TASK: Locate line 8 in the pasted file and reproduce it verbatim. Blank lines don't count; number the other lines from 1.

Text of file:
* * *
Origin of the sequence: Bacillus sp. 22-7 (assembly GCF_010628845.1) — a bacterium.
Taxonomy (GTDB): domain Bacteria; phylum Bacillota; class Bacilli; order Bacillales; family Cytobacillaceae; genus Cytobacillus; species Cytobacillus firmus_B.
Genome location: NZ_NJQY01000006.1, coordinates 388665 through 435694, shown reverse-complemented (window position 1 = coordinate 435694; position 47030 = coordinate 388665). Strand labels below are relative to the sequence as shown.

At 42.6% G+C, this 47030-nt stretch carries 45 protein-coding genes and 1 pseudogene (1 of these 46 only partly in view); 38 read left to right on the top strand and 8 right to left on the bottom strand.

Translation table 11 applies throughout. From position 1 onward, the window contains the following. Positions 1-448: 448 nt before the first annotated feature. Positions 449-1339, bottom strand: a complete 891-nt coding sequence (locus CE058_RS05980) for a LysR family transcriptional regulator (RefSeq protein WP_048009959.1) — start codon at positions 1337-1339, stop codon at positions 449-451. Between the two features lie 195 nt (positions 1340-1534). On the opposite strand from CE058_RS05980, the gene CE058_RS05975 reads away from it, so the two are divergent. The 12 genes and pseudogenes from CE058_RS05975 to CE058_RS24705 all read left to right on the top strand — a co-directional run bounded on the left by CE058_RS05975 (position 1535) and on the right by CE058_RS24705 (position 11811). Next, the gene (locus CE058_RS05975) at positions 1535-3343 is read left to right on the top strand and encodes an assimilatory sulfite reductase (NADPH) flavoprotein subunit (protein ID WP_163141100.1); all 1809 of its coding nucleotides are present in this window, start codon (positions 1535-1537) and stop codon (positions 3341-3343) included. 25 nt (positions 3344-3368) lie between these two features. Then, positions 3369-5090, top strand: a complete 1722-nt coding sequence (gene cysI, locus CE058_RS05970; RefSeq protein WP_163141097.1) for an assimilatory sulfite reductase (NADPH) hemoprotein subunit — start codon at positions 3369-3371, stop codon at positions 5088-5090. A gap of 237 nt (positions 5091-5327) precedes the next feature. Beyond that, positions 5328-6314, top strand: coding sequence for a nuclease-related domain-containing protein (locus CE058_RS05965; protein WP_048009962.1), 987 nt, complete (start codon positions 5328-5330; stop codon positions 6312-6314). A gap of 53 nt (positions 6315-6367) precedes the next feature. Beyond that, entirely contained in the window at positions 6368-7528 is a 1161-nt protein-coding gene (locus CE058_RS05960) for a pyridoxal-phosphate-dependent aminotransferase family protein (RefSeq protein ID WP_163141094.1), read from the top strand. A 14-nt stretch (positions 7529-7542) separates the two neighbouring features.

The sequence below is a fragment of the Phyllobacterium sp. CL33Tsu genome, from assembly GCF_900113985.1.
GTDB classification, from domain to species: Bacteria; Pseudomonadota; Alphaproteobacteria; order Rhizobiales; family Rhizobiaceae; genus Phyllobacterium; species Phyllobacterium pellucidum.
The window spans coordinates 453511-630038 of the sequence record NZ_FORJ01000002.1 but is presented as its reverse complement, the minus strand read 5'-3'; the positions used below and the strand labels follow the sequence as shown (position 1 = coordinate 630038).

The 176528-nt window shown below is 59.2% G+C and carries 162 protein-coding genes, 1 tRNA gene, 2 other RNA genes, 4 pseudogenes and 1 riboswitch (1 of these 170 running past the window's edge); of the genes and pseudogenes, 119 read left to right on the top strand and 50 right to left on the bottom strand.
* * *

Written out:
The window spans coordinates 453511-630038 of the sequence record NZ_FORJ01000002.1 but is presented as its reverse complement, the minus strand read 5'-3'; the positions used below and the strand labels follow the sequence as shown (position 1 = coordinate 630038).